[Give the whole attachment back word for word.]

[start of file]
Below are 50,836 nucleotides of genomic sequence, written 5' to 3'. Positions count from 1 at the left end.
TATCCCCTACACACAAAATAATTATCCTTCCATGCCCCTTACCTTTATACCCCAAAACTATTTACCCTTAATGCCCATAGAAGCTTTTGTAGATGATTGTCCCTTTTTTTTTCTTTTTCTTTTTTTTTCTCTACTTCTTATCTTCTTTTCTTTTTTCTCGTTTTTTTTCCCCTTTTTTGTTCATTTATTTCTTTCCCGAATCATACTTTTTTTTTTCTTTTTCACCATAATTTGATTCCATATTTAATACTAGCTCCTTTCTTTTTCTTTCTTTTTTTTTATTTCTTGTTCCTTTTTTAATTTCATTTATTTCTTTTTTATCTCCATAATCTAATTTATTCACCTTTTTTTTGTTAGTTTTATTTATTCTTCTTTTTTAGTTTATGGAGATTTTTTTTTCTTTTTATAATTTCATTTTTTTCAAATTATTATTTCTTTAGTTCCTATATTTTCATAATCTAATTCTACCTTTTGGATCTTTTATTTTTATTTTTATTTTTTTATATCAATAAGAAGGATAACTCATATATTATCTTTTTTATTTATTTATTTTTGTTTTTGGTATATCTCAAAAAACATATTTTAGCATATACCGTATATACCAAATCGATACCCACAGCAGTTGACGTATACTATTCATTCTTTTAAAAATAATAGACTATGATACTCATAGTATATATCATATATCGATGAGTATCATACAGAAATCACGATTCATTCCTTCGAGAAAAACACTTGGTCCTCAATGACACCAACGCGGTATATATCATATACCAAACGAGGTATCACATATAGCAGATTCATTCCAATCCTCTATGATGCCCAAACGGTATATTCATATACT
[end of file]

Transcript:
Below are 50,836 nucleotides of genomic sequence, written 5' to 3'. Positions count from 1 at the left end.
TATCCCCTACACACAAAATAATTATCCTTCCATGCCCCTTACCTTTATACCCCAAAACTATTTACCCTTAATGCCCATAGAAGCTTTTGTAGATGATTGTCCCTTTTTTTTTCTTTTTCTTTTTTTTTCTCTACTTCTTATCTTCTTTTCTTTTTTCTCGTTTTTTTTCCCCTTTTTTGTTCATTTATTTCTTTCCCGAATCATACTTTTTTTTTTCTTTTTCACCATAATTTGATTCCATATTTAATACTAGCTCCTTTCTTTTTCTTTCTTTTTTTTTATTTCTTGTTCCTTTTTTAATTTCATTTATTTCTTTTTTATCTCCATAATCTAATTTATTCACCTTTTTTTTGTTAGTTTTATTTATTCTTCTTTTTTAGTTTATGGAGATTTTTTTTTCTTTTTATAATTTCATTTTTTTCAAATTATTATTTCTTTAGTTCCTATATTTTCATAATCTAATTCTACCTTTTGGATCTTTTATTTTTATTTTTATTTTTTTATATCAATAAGAAGGATAACTCATATATTATCTTTTTTATTTATTTATTTTTGTTTTTGGTATATCTCAAAAAACATATTTTAGCATATACCGTATATACCAAATCGATACCCACAGCAGTTGACGTATACTATTCATTCTTTTAAAAATAATAGACTATGATACTCATAGTATATATCATATATCGATGAGTATCATACAGAAATCACGATTCATTCCTTCGAGAAAAACACTTGGTCCTCAATGACACCAACGCGGTATATATCATATACCAAACGAGGTATCACATATAGCAGATTCATTCCAATCCTCTATGATGCCCAAACGGTATATTCATATACT